Thanks to Thomas Reed for his expertise and guidance.
This is it.
After much hemming and hawing, you've finally given in and bought your child their first smartphone, which you plan to give to them before the school year starts.
But before you give it to them, it's worth sitting them down to talk to them about things like what apps and sites they shouldn’t use or visit, what online behaviors to avoid engaging in, and what scams they need to look out for. There are also a few easy things you can do to the iPhone itself to make things a bit safer. Here are our suggestions:
Secure the iPhone
Often, when we think of protecting and securing, we also think of the worse possible scenarios. When it comes to smartphones, it’s losing them or having them stolen. Make sure you have the phone locked down every time it’s unattended or not used.
Help your child to choose a passcode for their iPhone, ensuring they can remember it to unlock the device. Set up an alternative way to unlock the phone, but use your biometrics. This is great to have for emergencies.
While we’re on the subject of losing phones, also make sure you—
Enable the Find My feature
That’ll make finding missing phones simpler and easier. You can find the step-by-step process here on Apple’s official site.
If you want to keep track of your child at necessary times, you can also use the Find My Friends feature. Just make sure that you talk to your child about using this first. If you have young adults, use the feature with their permission.
Set up your child’s own Apple ID
If a child is going to have their own iPhone, they should have and use their own Apple ID, too.
After creating your child’s Apple ID, enable two-factor authentication (2FA) for that added layer of security, ensuring that your child’s account won’t get popped easily even if someone got hold of their password.
Note that your child’s iCloud account is automatically created along with their Apple ID. Depending on how heavily they use this feature, you might want to consider purchasing a subscription that grants them some extra online storage. Maybe not now, but in the future.
Having an iCloud account benefits your child more than not having one. When they get older, they may also want to use their account on an iPad or want a newer phone model. An iCloud account makes this easier, but remember that having data in the cloud also has security and privacy risks attached to it.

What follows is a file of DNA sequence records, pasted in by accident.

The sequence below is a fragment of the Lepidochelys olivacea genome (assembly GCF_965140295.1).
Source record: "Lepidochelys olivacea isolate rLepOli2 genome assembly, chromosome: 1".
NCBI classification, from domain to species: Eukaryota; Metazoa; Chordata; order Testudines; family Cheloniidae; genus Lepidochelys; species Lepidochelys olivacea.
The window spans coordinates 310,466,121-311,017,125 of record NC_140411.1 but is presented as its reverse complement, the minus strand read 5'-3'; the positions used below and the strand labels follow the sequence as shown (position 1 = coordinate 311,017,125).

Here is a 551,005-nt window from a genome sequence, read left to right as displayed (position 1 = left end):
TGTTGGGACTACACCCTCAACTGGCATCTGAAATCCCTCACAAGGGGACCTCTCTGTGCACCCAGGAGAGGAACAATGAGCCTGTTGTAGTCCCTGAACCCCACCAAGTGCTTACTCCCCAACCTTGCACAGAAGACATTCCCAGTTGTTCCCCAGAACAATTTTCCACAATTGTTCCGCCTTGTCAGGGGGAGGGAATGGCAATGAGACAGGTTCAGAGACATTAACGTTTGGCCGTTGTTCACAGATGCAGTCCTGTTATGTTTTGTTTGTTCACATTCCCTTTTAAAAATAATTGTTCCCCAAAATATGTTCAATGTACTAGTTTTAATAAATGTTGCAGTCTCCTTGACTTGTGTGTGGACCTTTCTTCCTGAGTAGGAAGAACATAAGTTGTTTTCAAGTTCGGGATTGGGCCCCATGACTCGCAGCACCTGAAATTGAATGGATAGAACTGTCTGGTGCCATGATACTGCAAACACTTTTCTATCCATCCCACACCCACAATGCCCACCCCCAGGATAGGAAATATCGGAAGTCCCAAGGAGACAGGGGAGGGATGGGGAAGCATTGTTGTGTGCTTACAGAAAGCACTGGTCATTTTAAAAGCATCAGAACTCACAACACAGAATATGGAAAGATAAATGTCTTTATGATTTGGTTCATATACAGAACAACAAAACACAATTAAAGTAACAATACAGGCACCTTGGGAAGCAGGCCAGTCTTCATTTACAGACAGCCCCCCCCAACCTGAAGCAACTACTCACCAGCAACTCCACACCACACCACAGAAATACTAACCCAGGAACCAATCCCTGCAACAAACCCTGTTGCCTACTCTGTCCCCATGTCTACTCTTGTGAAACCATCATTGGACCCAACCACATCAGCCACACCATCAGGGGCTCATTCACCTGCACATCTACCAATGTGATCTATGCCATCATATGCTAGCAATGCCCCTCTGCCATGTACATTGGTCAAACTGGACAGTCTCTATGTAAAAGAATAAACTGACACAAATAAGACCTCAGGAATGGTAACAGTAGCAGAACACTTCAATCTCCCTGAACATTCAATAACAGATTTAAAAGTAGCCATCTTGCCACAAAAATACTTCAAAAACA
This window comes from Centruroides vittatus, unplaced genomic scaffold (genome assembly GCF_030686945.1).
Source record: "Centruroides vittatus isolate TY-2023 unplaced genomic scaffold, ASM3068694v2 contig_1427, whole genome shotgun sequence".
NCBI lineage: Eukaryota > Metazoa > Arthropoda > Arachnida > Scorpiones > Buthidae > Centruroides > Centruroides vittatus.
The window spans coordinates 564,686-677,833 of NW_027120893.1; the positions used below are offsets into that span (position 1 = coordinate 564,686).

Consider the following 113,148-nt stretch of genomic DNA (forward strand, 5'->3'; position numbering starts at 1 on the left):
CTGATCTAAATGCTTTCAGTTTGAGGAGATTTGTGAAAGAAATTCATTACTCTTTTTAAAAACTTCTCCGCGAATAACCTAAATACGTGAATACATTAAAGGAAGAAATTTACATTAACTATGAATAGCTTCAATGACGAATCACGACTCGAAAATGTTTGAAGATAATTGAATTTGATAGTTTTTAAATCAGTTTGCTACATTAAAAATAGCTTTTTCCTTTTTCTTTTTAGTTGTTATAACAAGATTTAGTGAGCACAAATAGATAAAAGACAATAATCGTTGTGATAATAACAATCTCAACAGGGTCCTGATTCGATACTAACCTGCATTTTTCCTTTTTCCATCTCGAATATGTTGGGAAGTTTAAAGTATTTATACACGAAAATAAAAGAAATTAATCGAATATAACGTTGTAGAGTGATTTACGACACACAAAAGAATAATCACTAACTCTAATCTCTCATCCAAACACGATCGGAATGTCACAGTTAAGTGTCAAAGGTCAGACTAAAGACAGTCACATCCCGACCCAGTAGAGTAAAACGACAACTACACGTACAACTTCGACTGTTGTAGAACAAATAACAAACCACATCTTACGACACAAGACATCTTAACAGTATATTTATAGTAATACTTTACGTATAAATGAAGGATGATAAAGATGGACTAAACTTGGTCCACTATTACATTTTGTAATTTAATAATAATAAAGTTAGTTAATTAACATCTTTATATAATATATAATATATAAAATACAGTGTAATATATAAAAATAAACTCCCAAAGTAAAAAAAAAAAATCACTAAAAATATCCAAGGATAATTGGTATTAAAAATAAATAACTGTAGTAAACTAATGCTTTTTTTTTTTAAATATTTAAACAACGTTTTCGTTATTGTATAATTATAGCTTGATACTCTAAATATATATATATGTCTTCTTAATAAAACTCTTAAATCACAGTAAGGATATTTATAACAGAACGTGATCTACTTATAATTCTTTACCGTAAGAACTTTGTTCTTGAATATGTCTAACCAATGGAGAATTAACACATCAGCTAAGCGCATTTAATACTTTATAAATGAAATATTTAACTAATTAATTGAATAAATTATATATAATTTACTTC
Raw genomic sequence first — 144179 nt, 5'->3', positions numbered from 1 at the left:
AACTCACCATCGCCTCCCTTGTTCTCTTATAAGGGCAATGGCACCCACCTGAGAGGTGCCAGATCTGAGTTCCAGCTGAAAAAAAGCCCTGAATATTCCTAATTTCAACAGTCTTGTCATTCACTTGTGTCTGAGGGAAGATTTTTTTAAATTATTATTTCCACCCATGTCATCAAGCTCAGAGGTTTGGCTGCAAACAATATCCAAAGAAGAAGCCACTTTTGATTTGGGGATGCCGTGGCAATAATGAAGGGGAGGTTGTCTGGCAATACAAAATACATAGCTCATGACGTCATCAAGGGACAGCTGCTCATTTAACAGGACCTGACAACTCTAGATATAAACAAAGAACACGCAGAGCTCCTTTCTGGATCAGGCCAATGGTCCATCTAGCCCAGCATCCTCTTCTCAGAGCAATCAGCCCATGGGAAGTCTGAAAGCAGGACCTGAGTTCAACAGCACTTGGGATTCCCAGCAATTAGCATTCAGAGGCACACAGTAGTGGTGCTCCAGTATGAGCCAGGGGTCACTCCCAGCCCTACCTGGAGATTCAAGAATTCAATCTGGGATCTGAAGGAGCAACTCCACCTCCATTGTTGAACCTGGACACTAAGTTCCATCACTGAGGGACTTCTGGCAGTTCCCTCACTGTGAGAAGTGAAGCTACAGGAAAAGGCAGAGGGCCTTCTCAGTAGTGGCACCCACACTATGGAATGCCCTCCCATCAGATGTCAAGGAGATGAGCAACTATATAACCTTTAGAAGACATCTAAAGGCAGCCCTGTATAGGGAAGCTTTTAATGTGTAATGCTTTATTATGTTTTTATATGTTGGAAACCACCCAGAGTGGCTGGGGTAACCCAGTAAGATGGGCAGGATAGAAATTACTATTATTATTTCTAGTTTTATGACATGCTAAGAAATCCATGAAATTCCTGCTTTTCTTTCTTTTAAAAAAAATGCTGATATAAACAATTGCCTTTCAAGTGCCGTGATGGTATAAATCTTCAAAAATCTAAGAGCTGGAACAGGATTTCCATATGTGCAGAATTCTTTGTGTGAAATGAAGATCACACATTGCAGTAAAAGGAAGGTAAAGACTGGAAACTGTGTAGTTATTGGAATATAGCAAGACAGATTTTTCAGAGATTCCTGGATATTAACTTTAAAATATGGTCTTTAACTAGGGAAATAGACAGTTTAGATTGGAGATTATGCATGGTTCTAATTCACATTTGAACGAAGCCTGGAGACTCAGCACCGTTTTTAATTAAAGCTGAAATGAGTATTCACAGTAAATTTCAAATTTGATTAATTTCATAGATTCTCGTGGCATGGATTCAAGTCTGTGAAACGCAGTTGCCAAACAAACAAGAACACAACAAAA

Once your child has an Apple ID, you can set up Family Sharing on their device. By using this feature, you can not only hand pick what content to share with members of the family but also control the buying and downloading of games, ebooks, and apps on their device wherever you are.
Disable or hide features you deem off-limits or unnecessary
iPhones have features that young kids can use, and there are some that they just shouldn’t touch at all until they’re old enough or you explicitly give them permission to use.
Ideally, we don’t want our kids fiddling with Screen Time as there are lots of settings in there that they will just gladly change based on their preference. These settings include (among others):
- Content restrictions on Safari
- iTunes and App Store purchases
- Siri and Dictation
- Privacy settings (includes location services)
You can secure Screen Time by creating a passcode for it. Make sure you use a passcode that's different from other passcodes you help set up with your child.
Depending on your child’s age, mental and emotional maturity, and how you want them to use their device, feel free to add more or remove some from the list above. For example, if your child is 10 or 11, you might want to hide the email feature for now until they’re a bit older. Remember, what you disable or hide should be non negotiable… at least until a later date, when you can review, assess, and adjust the above accordingly.
Limit or restrict features they can use
This is probably the hard part since your child is likely to have different views from you on what they should be allowed to do on their phone. When it comes to having social networking accounts, for instance, you may want to delay this for a few more years, even if the platform allows 13-year-old kids to use it.
Being in social networks at a young age is risky for children. Child predators camp on there, and not every piece of content shared within these environments is child-friendly. One study even showed that, apart from giving kids a different or unhealthy view of the real world, young children who are on TikTok began developing tics and having tic-like attacks brought about by anxiety and stress. They may also begin showing signs of mental health issues.
As a parent and guardian, you can also limit screen time, which is easy to do using the iPhone’s Family Share feature. Apple has a guide on how to set this up as well.
If your child is into playing games on their iPhone, you might want to tweak Game Center settings, so they’re not exposed to potential risks needlessly. iOS can restrict adding friends, playing multiplayer games, and the sending of private messages (among others) on the Game Center.
The iPhone also has Guided Access that you can customize to put more limitations, such as limiting how long your child uses an app.
Do you have an old iPhone you want to hand down to your child instead of buying a new one? Make sure your files are properly backed up in iCloud, then you can wipe your data from the phone by performing a factory reset.
Giving your kids a new smartphone doesn’t mean that you’re giving them free rein to do what they want to do with it. Walking them through the setup process and talking with them about what’s acceptable and not while also giving them an opportunity to speak up is a good way of showing—and reminding—your kids that, at the end of the day, you, the Parent or Guardian, is the boss.
You don’t even have to tell them that.